[00:03:49] The third page was about getting the respondents experiences; understanding how they felt. So this was the cusp of trying to get their attitudes towards software development across seven categories.

[00:04:04] The first of those was ROI - did the respondent feel that they were getting a valuable return on investment. I allowed them to grade that between a value of one to five, one being not very, five being very. And obviously this is very much an individual's own response, as is true of any of these categories.

[00:04:26] The next was keeping pace - is it keeping pace with the business needs?

[00:04:32] Then went on to recruitment - is it easy to recruit the developers you want? Retention - is it easy to retain your developers?

[00:04:40] Then I talked about quality and predictability.

[00:04:44] Again, all of those seven categories asking the question, how happy does the respondent feel about each of those measuring them between one and five.

[00:04:55] On the fourth page, I asked a simple question - what's the one thing you change about your customs software development? I allowed this to be free text to allow anyone to enter exactly what they wanted. It was optional as well. So if they didn't have anything they particularly wanted to answer, they could skip it.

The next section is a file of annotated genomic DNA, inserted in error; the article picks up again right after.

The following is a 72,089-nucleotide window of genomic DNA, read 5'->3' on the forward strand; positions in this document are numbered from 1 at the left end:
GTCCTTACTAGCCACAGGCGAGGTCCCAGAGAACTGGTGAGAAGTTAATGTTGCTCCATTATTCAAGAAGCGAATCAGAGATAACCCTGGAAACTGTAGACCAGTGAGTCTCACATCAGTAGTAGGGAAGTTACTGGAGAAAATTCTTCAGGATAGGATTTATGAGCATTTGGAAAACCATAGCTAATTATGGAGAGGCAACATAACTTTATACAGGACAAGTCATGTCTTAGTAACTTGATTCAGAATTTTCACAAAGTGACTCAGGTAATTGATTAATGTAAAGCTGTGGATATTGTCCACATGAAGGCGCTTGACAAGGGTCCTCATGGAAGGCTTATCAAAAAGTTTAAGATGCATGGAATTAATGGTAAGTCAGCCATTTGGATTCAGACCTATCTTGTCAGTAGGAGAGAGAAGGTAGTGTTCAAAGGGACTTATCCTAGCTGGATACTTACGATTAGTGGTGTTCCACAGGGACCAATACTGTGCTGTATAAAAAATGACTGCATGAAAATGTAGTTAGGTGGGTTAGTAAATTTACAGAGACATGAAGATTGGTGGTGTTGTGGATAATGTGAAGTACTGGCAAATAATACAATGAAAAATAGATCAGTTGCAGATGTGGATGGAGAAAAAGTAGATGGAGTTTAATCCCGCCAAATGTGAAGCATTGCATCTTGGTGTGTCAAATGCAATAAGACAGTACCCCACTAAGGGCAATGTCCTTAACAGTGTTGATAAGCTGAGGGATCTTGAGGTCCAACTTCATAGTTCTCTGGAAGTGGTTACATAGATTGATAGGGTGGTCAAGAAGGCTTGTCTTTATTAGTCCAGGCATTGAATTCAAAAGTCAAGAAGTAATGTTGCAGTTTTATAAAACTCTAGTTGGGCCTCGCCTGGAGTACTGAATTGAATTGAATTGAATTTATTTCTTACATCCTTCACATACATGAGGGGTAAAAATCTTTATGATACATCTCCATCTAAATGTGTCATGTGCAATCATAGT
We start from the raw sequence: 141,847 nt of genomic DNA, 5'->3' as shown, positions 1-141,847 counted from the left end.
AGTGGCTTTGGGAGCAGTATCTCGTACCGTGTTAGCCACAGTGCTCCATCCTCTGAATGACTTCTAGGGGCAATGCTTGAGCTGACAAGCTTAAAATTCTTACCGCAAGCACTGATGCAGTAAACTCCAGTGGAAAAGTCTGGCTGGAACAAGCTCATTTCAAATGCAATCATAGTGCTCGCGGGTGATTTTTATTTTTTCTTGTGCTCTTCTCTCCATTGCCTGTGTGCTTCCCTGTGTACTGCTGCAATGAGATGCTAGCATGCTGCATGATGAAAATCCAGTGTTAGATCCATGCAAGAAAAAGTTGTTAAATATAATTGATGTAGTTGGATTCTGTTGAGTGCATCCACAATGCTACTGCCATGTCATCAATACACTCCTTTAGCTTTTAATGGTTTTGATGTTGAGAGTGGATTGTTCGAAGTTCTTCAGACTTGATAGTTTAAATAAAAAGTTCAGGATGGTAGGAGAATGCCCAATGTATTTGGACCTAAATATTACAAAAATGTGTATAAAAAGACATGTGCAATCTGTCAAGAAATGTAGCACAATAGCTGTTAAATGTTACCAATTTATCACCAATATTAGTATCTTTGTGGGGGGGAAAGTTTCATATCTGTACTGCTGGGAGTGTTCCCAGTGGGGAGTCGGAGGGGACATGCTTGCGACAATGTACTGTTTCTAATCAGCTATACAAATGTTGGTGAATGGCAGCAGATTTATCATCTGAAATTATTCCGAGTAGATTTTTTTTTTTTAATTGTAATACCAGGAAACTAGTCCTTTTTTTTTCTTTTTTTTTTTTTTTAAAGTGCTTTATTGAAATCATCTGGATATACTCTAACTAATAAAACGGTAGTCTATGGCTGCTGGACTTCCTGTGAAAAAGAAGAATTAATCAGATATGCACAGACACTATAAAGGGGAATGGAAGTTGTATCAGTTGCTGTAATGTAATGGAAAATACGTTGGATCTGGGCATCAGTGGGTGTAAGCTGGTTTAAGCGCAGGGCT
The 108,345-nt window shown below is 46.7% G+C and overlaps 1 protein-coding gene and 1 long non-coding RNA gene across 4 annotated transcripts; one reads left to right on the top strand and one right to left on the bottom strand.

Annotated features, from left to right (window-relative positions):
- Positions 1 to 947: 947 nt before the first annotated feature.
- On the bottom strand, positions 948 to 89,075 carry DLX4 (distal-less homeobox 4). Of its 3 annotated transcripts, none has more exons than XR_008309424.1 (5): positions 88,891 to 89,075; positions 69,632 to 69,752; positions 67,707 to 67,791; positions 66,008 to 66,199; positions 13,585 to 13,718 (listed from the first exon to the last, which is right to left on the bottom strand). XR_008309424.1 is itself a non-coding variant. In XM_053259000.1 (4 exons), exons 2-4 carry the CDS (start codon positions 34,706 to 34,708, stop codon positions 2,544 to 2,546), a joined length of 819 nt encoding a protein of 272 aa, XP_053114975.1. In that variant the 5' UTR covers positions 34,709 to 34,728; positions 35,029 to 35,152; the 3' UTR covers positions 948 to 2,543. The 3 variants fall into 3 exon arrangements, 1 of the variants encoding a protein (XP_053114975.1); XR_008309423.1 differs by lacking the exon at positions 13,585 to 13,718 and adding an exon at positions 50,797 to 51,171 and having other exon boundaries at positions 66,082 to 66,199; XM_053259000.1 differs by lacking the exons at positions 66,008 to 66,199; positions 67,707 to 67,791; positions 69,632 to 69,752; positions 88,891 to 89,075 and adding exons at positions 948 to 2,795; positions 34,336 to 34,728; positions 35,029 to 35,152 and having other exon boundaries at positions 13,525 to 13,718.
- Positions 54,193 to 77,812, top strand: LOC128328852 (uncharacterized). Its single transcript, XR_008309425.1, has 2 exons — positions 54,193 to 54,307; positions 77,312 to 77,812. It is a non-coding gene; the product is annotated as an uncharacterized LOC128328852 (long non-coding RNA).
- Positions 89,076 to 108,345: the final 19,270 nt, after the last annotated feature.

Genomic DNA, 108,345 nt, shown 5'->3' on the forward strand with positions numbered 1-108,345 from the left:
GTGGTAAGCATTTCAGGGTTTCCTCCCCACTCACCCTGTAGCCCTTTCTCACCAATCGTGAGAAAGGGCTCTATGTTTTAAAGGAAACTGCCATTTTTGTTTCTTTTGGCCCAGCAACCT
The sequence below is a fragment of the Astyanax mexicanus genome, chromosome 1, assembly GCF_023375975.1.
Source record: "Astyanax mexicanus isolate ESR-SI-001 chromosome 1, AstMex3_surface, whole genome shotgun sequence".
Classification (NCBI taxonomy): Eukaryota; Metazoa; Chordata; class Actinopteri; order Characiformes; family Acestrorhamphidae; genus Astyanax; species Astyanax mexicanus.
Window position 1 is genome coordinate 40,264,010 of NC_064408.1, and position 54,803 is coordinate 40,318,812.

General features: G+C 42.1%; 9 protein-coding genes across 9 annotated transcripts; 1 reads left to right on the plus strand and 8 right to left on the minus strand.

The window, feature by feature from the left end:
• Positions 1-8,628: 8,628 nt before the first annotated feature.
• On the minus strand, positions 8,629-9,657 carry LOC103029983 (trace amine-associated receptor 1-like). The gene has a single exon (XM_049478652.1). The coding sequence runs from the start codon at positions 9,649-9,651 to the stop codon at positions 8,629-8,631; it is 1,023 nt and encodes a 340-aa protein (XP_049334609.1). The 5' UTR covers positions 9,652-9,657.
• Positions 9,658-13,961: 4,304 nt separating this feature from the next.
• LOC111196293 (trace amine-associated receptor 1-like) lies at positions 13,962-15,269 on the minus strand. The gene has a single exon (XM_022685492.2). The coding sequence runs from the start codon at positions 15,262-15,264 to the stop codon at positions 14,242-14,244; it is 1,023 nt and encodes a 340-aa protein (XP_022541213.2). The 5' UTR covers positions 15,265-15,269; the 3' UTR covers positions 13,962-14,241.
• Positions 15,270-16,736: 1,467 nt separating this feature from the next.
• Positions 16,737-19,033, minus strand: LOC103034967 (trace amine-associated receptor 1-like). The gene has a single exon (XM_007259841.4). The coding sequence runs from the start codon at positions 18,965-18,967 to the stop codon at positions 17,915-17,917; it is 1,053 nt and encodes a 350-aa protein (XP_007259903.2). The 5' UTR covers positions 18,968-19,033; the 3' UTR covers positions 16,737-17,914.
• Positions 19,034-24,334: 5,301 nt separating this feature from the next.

[00:05:12] But I was looking forward to getting some interesting responses to that because I think that could have driven some really interesting conversations. But fortunately, as I've said, the lack of respondents probably makes that moot.

[00:05:26] And then the fifth page, the final page, just asked whether or not the respondent would like to have further contact, whether that was for the results of the survey, any follow up questions or any future surveys.

[00:05:40] And that summarises the survey. So the survey itself could be done probably in two or three minutes. I believe I've got the right size to allow people to jump on, do it quickly within their working day.

[00:05:54] So let's talk about promotion.

[00:05:57] So obviously, my main problem appears to have been to actually get respondents to the survey to actually take it in the first place. Now, when I ran this I ran this through September, I tried a number of things to try and promote it.

[00:06:10] First of all, was the obvious one using LinkedIn and just posting to my regular network. I did a couple of extra bits there in terms of including a PowerPoint slide show effect. So there's an interesting thing that you can do in LinkedIn; if you share a document, it will actually make like a little slideshow and that, when it shows in the timeline, you can click through it.

[00:06:33] So that seemed quite an interesting one and starting to learn from this process.

[00:06:39] I also ran a carousel ad within LinkedIn. And this is a paid advertisement rather than just on my personal network. That was using their carousel ad time, which allowed you to set up a slide show. So similar to the PowerPoint I've done in my own network. It allowed me to put four slides in.